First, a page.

Category Archives: Policy

What can we learn from Finland?

Whenever I tell people I research teaching and learning, they inevitably ask me about Finland.

In the 1980’s, Finland transformed their education system.   Student achievement scores increased.  Teaching became a prestigious career choice among young people.  Teacher preparation programs became one of the most competitive systems in the world.   As a result of these changes (and more), the country comes up often as a promising model for educational reform.

When people talk to me about Finland, the conversation usually turns one of two ways.  In the first, they tell me that Finland is too different from the United States for us to learn anything from them.   They argue that the country is much smaller and not as culturally diverse and that it would be impossible to scale up what is being done in Finland in the U.S.  While there are certainly limitations about what we can learn from them, I’m not sure it’s in our best interest to, as the saying goes, throw the baby out with the bathwater.

The second group of people often ask me why we don’t just copy whatever they are using in schools Finland and use it in the current system here.   They argue we should use their curriculum materials or we should hire teachers that are trained there.

It’s an interesting suggestion, but what would happen if we did that?  Pasi Sahlberg, a researcher and writer on school reform, wrote about exactly that in this piece for the Washington Post.

He argued that if Finland’s teachers were placed in schools in the U.S., they wouldn’t be able to produce any significant gains in student achievement.  The policies and systems in the U.S. would limit the Finish teachers’ abilities to produce the gains they were able to produce in Finland for a variety of reasons, including the pressures of standardized tests, inflexible curricula, lack of strong leadership from principals and lack of support from homes.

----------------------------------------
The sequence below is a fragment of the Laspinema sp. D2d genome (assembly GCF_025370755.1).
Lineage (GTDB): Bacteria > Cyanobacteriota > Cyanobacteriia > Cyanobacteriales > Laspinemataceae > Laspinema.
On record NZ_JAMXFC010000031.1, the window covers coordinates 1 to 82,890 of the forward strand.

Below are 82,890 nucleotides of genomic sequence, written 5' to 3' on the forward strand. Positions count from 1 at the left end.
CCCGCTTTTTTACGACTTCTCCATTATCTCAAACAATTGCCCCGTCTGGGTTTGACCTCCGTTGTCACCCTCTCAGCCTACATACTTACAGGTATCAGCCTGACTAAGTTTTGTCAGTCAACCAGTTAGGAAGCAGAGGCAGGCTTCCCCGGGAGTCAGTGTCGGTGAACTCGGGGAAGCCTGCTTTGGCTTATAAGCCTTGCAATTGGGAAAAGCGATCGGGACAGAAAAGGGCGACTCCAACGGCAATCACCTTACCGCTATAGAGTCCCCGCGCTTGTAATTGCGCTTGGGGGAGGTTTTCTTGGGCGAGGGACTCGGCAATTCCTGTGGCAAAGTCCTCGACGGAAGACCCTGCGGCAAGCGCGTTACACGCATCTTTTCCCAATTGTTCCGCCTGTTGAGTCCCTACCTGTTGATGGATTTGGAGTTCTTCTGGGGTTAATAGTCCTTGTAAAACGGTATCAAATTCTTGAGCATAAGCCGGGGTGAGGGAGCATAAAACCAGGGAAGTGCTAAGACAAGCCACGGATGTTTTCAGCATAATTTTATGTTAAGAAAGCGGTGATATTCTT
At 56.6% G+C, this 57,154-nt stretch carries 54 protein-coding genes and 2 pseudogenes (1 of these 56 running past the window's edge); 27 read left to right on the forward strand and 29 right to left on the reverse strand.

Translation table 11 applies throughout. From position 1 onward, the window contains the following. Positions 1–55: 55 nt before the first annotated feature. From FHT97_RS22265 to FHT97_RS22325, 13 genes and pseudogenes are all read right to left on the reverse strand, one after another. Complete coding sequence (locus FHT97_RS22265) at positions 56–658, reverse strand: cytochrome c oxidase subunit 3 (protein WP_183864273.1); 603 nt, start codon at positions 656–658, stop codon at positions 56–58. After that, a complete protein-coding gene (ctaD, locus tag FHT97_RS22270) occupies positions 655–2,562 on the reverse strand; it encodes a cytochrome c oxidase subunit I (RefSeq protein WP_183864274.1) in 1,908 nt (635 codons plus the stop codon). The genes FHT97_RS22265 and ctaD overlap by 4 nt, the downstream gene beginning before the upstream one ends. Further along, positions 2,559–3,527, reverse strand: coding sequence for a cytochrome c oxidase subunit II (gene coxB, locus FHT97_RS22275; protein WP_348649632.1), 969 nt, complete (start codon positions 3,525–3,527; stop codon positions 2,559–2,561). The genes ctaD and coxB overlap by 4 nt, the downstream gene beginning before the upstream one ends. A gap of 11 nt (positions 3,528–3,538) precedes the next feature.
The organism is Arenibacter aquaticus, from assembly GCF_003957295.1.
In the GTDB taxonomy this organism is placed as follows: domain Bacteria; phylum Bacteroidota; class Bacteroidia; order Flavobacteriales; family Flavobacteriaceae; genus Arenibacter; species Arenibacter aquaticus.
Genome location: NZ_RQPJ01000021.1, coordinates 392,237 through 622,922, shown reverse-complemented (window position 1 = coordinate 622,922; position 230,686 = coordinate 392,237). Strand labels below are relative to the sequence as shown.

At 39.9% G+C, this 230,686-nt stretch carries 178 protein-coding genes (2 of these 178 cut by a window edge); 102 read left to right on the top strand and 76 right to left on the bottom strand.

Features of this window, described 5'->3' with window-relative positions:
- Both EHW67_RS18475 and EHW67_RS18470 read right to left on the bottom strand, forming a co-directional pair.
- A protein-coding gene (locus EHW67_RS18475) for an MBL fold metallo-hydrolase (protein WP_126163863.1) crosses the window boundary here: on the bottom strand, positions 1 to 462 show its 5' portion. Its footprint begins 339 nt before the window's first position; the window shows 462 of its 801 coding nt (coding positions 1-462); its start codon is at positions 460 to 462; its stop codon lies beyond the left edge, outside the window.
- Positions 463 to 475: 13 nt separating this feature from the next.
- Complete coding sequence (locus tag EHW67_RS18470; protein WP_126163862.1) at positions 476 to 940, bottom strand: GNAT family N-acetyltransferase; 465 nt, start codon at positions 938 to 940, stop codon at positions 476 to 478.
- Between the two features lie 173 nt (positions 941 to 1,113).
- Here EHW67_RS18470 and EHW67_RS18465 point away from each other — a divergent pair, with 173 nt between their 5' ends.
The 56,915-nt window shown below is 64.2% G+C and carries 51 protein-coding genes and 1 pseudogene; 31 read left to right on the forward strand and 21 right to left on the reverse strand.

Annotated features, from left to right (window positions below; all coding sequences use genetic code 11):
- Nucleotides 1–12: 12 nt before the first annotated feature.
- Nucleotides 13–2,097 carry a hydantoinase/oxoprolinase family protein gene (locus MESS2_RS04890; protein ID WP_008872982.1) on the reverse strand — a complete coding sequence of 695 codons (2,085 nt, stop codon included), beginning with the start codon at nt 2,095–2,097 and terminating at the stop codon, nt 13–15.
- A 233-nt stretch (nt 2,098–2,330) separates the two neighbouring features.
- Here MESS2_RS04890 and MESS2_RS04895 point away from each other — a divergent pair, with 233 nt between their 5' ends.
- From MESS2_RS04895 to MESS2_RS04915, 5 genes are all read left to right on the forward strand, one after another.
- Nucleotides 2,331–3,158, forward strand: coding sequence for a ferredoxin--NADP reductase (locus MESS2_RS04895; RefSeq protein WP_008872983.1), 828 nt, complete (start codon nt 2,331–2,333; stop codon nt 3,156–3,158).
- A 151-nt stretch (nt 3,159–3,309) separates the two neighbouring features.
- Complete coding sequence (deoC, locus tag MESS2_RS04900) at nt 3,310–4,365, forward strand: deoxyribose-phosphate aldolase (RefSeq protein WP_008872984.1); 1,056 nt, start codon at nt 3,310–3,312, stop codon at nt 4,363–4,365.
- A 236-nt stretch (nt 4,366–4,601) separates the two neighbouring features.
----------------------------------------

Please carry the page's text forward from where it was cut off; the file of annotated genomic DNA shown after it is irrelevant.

Now, this doesn’t mean there isn’t anything to learn from Finland, just that we need to be careful about asking the right questions and how we apply what we learn.  I think that’s where research comes in.

I’ll discuss more about the research in future posts.  But if you want to learn more right now, check out Pasi Sahlberg’s book Finnish Lessons.  It’s talks about the research in an engaging way and provokes some interesting questions about education reform.

 

 

 

Transforming the Teaching Profession: It starts with RESPECT

 RESPECT-Final-web_square

Articles titled “My profession no longer exists”  and “A warning to young people: don’t become a teacher” have received a great deal of attention recently.  Clearly, they are resonating with many teachers who seem to agree that the profession is being devalued and demeaned.

What’s sad to me is that while I continue to see these articles making the rounds on social media, I don’t see many posts or tweets about people who are offering a solution.  Quitting the profession or discouraging others from joining it cannot be the only ways to take action.

It seems to me that in order to really address the issues that those pieces so passionately point at, we need to have collaboration across different groups.  That’s why I was happy to learn that the President unveiled a blueprint for the RESPECT initiative today.  I think it is a great example of what is possible when those inside the classroom work together with those outside the classroom.

Although my main interests are research and teaching, I also spent a little bit of time in the policy world.   In 2008, I had the opportunity to be a Teaching Ambassador Fellow for the Department of Education.

It was a transforming experience for me.  I had a chance to be a voice for teachers within the department, learn about policy from those within the department and meet many amazing teachers from across the country.  However, I also became aware of the huge gap that exists between policy makers and teachers.  The fellowship was an attempt to bridge that gap.

The fellowship has continued to evolve since our initial group of fellows began in 2008.   The RESPECT initiative is one of the things that resulted from this continued collaboration between policymakers and teachers.

Fellows led hundreds of conversations across the country with teachers about how they envision transforming the teaching profession.   Input gathered from these interviews was used to help inform the blueprint.  I think it’s a great example of the potential that exists when different groups work together.  I hope it can help begin a conversation of how we fix the problem that has so many teachers feeling discouraged about the profession.

I encourage you to go to the educator homepage to check out the resources below and continue the conversation with those around you.